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Nino’s kitchen: Sciusceddu

By March 21, 2016October 4th, 20224 Comments

The Sciusceddu is a typical dish of the Sicilian city of Messina, made of meatballs poached in broth and baked with a topping of whipped egg and ricotta cheese. This dish is rarely served in restaurants since it is mostly a home-style preparation which is served by tradition on Easter Sunday. If you are from Messina then you have to eat at least one bite of it on Easter. It is mandatory like eating cotechino e lenticchie on New Year’s Eve!

There are two theories about the origin of the name ‘Sciusceddu.’ According to the first, the word derives from the Latin “juscellum” which means ‘soup’, while the second theory maintains that the name comes from the Sicilian word “sciusciare” which means ‘to blow cool air.’

I love this dish because it reminds me of my childhood and the Easter Sundays spent at the dinner table eating the delicious food cooked by my aunt for our extended Sicilian family made of uncles and aunts, cousins, grandparents, great-aunts, and lots of friends.

Sciusceddu is made with mini-meatballs poached in broth, then covered with a ricotta-yolk-eggwhite-Parmigiano mixture and baked until golden brown. In each bite you get a plethora of textures: the hot liquid broth, the soft egg-ricotta mixture with a lasting Parmigiano finish, and the firmness of the meatballs.

It is a joy for the palate!

Now for the recipe, since most of the traditional home-made recipes are usually made by Sicilian mothers and grandmothers who have learned to cook from their own mothers and grandmothers, there is no such a thing as a measured recipe. You just have to taste and adjust quantities to your personal taste. The amounts below are indicative of how I make Sciusceddu.

Sciusceddu in the making ·

Ingredients for 6 servings

For the meatballs (36 mini meatballs)
1 lb of meatloaf mix
1 egg
2 tbs of ricotta cheese
¼ cup parsley, finely minced
1 cup plain bread crumbs
1 large clove garlic, finely minced
1/3 cup of Parmigiano, grated
Salt and freshly ground black pepper
1 quart unsalted chicken stock (or your favorite type of stock)

For the mixture
6 egg yolks
1 lb of ricotta cheese
6 whites
1/3 cup Parmigiano, grated
¼ teaspoon of cream of tartar


Put the ingredients for the meatballs in a bowl, except the stock. Mix together with your hands, and chill in the fridge for about 1 hour. Form small meatballs and cook partially for a few minutes in the broth. Set aside. Save the broth.

Beat the egg yolks with salt until they change to light yellow in color. Fold in the ricotta cheese and mix until incorporated. Add Parmigiano and stir for a few seconds. Whip the egg whites with a pinch of salt and the cream of tartar until firm peaks are formed. Fold them very carefully into the mixture.

In a baking dish or in individual ramekins put the cooked meatballs. Pour the broth over the meatballs finishing at the halfway mark. Cover with the mixture and bake at 350°F for about 30 minutes or until it gets golden brown. You can also use the last 3-4 minutes to broil them and give a browned touch to the dish. Serve hot.

Buon appetito!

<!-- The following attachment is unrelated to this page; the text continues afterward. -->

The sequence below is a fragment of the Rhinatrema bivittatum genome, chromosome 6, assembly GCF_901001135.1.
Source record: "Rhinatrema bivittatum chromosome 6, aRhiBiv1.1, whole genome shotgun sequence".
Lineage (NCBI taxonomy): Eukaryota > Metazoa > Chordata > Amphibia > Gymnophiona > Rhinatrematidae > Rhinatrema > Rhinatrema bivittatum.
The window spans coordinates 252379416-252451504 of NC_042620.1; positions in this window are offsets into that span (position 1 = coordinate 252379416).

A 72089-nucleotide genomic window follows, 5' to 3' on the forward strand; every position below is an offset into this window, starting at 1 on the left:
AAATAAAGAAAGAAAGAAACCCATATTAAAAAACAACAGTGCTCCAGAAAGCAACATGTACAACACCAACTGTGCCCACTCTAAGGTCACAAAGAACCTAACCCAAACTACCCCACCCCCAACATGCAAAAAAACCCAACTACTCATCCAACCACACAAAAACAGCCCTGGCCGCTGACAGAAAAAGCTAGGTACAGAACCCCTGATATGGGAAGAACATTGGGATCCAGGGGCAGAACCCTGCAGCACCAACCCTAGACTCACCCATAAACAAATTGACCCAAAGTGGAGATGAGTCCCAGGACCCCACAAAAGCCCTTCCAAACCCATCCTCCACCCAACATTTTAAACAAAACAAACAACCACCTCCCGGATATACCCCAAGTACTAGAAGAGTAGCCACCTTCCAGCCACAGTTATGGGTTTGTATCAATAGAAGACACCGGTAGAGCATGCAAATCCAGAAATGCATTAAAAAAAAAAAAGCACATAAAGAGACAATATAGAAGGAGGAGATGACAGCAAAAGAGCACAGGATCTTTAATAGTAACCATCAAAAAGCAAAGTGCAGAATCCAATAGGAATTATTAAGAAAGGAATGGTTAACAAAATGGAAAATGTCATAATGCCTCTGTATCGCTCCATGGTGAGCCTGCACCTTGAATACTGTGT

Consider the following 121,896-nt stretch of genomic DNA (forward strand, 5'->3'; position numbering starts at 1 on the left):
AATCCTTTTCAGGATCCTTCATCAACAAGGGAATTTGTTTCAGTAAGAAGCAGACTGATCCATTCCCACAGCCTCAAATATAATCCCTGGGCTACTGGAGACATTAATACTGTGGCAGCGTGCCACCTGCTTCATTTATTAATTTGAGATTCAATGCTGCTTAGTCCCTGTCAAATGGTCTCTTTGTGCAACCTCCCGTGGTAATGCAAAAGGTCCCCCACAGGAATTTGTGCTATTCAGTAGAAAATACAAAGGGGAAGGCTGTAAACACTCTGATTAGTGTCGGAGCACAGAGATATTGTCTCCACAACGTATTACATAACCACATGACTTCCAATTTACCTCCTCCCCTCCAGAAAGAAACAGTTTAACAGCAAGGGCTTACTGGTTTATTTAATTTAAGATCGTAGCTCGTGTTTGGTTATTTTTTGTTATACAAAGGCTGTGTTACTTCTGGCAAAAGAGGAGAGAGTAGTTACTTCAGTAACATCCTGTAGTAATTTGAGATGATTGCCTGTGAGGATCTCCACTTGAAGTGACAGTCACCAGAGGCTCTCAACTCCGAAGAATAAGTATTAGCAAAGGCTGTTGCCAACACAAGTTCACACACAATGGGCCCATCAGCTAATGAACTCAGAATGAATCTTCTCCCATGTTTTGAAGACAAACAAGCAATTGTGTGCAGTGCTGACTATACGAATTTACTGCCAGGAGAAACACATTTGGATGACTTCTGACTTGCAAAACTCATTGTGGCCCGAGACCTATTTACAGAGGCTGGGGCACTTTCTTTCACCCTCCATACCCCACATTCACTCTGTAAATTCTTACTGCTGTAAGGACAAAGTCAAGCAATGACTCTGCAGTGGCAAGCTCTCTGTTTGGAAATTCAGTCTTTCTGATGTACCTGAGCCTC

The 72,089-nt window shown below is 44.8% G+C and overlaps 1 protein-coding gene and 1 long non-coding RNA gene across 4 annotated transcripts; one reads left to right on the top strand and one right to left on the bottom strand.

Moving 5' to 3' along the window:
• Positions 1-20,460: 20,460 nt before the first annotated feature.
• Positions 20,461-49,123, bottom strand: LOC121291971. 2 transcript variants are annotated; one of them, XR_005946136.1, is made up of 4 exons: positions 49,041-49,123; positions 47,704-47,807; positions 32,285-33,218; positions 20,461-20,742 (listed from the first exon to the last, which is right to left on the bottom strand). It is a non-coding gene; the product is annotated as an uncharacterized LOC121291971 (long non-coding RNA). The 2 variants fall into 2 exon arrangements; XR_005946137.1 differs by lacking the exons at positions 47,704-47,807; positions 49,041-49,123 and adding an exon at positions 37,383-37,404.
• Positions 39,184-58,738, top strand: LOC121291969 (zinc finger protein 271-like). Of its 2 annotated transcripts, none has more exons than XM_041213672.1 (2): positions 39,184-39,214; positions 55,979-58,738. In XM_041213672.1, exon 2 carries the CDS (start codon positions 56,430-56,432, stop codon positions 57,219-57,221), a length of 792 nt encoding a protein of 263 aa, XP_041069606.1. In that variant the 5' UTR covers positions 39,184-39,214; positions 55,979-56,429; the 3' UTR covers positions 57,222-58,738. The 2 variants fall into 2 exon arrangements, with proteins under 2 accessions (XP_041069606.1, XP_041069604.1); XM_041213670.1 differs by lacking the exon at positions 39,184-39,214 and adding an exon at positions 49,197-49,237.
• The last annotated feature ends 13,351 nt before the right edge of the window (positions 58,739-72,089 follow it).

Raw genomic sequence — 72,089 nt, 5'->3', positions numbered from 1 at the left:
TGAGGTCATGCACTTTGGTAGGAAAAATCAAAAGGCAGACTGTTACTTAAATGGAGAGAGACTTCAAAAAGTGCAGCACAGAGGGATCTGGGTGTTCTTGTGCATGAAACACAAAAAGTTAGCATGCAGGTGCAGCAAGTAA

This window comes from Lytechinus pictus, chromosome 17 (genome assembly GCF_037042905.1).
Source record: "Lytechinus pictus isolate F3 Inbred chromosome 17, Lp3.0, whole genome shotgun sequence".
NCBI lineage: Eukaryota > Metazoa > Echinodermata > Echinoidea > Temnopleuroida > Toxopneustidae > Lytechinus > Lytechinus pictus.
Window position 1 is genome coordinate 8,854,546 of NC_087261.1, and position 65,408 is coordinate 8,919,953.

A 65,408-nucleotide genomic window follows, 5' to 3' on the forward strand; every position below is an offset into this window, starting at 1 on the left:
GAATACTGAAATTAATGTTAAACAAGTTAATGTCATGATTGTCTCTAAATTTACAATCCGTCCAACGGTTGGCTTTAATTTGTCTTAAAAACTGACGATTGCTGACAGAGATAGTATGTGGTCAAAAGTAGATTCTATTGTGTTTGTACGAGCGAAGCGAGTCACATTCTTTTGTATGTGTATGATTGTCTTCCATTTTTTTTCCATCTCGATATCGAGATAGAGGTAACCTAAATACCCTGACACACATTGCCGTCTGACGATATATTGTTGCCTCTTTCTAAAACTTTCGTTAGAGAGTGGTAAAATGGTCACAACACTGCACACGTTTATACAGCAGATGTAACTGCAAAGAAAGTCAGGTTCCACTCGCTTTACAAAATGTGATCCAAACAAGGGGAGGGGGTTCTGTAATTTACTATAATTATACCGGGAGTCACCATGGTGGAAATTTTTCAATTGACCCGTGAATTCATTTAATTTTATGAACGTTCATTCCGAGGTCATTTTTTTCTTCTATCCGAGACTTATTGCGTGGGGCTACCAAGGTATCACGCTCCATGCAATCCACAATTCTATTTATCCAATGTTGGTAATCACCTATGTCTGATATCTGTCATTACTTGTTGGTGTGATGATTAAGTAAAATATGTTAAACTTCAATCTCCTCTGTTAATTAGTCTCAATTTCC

Sciusceddu, completed ·


  • Rose Marie Trapani says:

    I Love that I found your post purely by chance while researching the answer to a question from a follower of my food page, Our Sicilian Table. I posted your recipe on my page. I’m looking forward to cooking it.
    Grazie Mille,
    Rose Marie

    • Hi Rose Marie,
      thank you for your comment.

      We are flattered that you like the recipe and that you will cook it. We’d greatly appreciate it if you didn’t post the recipe on your page, however.

      Google doesn’t approve of duplicate content and will regard both posts – our original and your replica – as spam, thus effectively annulling the SEO value of our writing. I’m sure you understand that this translates to commercial damage for us.

      That said we greatly appreciate your enthusiasm. You can certainly link to our site instead of posting it.

      Casa Mia Editorial Team

  • Laura Garafalo says:

    My grandmother born in 1901 made sciussceddu every Easter, her mother, Catherine Mollica, was born in Messina. However the sciussceddu she made was quite different. It was started with chicken soup with the pieces of chicken staying in with the broth, broken up into small pieces. Then, the meatballs were added. There was no ricotta at all. The topping was a mixture of breadcrumb, herbs and grated cheese along with the addition of a dozen and a half eggs. The bread crumb mixture was layered onto the pot of soup and baked in the oven. This was one of my favorite dishes of all time and for all of my life, I am now 59, I have never met anyone outside of our family, who ever heard of this dish or anything that sounded like a similar recipe. It is interesting to finally see recipes for sciussceddu on the internet, and to see how different it was and how, I guess, my family changed it. Like you mentioned there was never a recipe, except for the dozen and a half eggs. I’m guessing that someone in my family broke an egg somewhere along the line, because I can remember my mother and her 3 sisters always bragging that it had 17 eggs in it, and of course the arguments about who made the best sciussceddu. Happy Easter and enjoy!

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